Use a darning needle that is not too thick to shift the second-bump stitches to waste yarn. I don’t know the size, but be sensible. My Chibi bent tip needle is WAY thicker than my knitting needles:

When adding those stitches back onto the needles, be sure to do so from the centre of the heart out to the left edge for each needle. The outside edge is your new beginning-of-round:

When you thread the last three stitches onto the tail, do NOT pull to close the opening – this is where you will stuff your heart. I use a pencil (eraser tip end) to stuff, and it is helpful to wiggle the pencil end into the opening then pull the tail thru:

The heart bumps might at first look slightly…pointy. If you thread the tail and slip it around the last six stitches again, then insert the needle in the middle and out elsewhere in the blue, then give that a good tug before you bury the tail, it will round that bump nicely:

And if you have cut the tails long enough you can bring them up thru the middle to create a hanger, or our one of the bumps to attach a lobster claw clasp. You can see the very slight difference in the blues here too, and my first (abandoned) yellow choice:

And if you prefer, you can leave the long tail from the cast-on and the last end of the yellow when you change to the blue and make a yellow hanger instead!

I think these are super cute, and quick to make. Now if I just knew the perfect yarn and found it in stock someplace I could crack on!



Little hearts

Sadly I have not been feeling my best so not able to do much of anything at the end of a long day of infusions but I was able to knit quite a few hearts in the car and with the cannula stuck in my arm/hand.

Only finished off a couple of them but the lavender smell is overpowering! After the photo they have to go back in the bag LOL!

I have more than memorized the pattern by now, I can knit them on autopilot! The purple one needs plumping but I am happy with them. Just need to design a card with info abut their moth-repelling properties and package them up. Let’s see how many more I can make before the bingo!

I’ll be happy when this week is over and I can start to rep the rewards of these long days stuck in the infusion suite!


Knitting charity squares that are SQUARE

So I mentioned yesterday that I was knitting charity squares for a local project, the Gillingham CommunKnitty KindNose “Bringing Gillingham together while keeping apart” project for Red Nose Day.

So once I confirmed that when they say WOOL they mean YARN and acrylic is OK, I started knitting. I really need one of my British friends to explain that to me – why is all yarn called WOOL, no matter the fibre content? It matters, sometimes, if you need to consider washing items (mixing cotton, wool and acrylic fibres in one blanket, for example, is a recipe for wash-day disaster) so why use a misleading term? Or is it that one should assume if a charity wants a particular fibre ONLY they will say so and if they don’t you could assume WOOL and YARN are interchangeable? Except when they say WOOL they might mean either ONLY wool or any yarn. {sigh}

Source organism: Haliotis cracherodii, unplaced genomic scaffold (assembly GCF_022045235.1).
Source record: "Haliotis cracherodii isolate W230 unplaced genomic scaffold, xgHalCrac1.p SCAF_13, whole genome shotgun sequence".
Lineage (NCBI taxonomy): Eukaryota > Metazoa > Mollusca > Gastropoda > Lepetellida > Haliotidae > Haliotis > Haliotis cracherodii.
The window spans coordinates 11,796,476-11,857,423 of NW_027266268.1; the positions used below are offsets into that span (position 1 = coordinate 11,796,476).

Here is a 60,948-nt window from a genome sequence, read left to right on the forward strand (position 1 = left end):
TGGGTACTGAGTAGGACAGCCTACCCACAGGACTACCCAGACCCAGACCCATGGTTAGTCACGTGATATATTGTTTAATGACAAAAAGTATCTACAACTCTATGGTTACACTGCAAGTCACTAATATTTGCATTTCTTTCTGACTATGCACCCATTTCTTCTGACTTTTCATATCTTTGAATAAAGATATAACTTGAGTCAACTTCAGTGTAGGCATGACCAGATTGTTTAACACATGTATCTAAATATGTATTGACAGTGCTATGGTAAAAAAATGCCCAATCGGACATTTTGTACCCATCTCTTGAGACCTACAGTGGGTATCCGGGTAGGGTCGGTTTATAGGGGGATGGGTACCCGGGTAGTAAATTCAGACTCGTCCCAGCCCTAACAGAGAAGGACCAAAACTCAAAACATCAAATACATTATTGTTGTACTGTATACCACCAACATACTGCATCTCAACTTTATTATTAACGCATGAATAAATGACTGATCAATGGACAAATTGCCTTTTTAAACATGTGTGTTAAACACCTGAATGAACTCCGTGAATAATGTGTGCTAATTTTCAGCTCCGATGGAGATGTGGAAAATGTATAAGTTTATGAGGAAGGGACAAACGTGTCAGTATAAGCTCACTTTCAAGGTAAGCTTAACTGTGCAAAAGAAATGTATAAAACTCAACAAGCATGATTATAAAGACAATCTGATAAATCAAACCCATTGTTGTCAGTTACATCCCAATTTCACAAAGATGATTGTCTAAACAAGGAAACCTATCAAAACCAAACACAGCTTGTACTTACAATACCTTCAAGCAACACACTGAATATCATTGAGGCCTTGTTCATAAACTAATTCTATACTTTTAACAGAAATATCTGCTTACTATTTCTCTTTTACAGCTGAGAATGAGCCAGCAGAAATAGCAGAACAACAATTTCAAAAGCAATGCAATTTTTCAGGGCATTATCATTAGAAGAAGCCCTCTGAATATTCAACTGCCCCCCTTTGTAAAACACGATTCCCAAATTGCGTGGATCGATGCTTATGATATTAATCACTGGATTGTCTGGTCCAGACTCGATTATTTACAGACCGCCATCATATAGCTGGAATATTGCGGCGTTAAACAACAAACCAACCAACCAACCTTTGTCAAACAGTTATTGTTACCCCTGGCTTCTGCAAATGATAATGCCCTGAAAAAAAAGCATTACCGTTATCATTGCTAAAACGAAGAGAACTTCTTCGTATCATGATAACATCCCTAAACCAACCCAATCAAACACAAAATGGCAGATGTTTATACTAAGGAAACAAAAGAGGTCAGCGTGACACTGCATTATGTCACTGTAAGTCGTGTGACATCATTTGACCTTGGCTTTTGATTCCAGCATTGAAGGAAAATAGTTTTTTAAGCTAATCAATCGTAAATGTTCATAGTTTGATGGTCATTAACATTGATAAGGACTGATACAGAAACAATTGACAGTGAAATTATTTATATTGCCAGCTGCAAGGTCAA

I have ALWAYS struggled to knit “perfect” squares. There is just too much pfaffing about with gauge for all the different sorts of scrap yarn, adjusting the cast on and stitch count, getting the right pattern (if other than a straight stocking stitch or garter stitch square… Bah! I waste so much time trying to get it right, I went on a hunt for a few foolproof patterns that knit up as a square, almost despite my best efforts to screw it up! I found three (two for sure, one sort-of.) Bear in mind none of the squares are blocked at all, so maybe looking a little wonky in the photos LOL!

The traditional dishcloth pattern.

This is simple and has a cute YO edging and only two pattern instructions, after the cast-on of 4 stitches and Knit one row.

  1. Increase row (and every row till one side = your finished measurement): Knit 2, YO knit to the end.
  2. Do this till one side is the desired size of your final square. My squares need to be six inches so I knit till one side = 6 inches
  3. Decrease Row (and every row till four stitches remain) Knit 1, K2Tog, YO, Knit to the end.
  4. When four stitches remain, bind off all four stitches, break the yarn, and pull thru.

Easy peasy.

An easy corner-to-corner square.

  1. Cast on 3 stitches and knit the first row
  2. Increase half, every row: K1, KFB, K to the end of the row (you can also KFB in the first stitch, K to the end – swings and roundabouts….) Do this till one side is the size of your final square. My squares need to be six inches so I knit till one side = 6 inches
  3. Decrease half (till three stitches remain): K1, k2tog, to the end of the row
  4. When three stitches remain K3tog, cut tail and pull through. 

A super easy and cute variation on this is to do all the increase rows in ONE colour and then all the decrease rows in another. Perfect when you have a bit f yarn but not quite enough to manage a full square. Like so:

An easy mitered square – OK so this one does need you to cast-on a guess and knit at least a couple of rows to see if you got it right but somehow I find this easier than any other pattern square. For me, with 4.5 mm needles and DK yarn, 58-60 stitches to begin is about right for a 6-inch square.

  1. Cast on double the stitches you need.
  2. Row one: Knit one row, placing a marker in the middle (so for 60 stitches: CO 30, place marker, CO 30.)
  3. Row two (and every even row): Knit to two stitches before the marker. K2Tog, slip the marker, K2tog. Knit to the end
  4. Row three (and every odd row): knit

This is the easy garter stitch version. I also do a variation on this that has a Slip 2 as if to knit, K1, p2sso on the right side and a purl in that stitch on the wrong side, and a stocking stitch version, also with a purl in the centre stitch on the wrong side, but this simplest version is the best one for charity squares!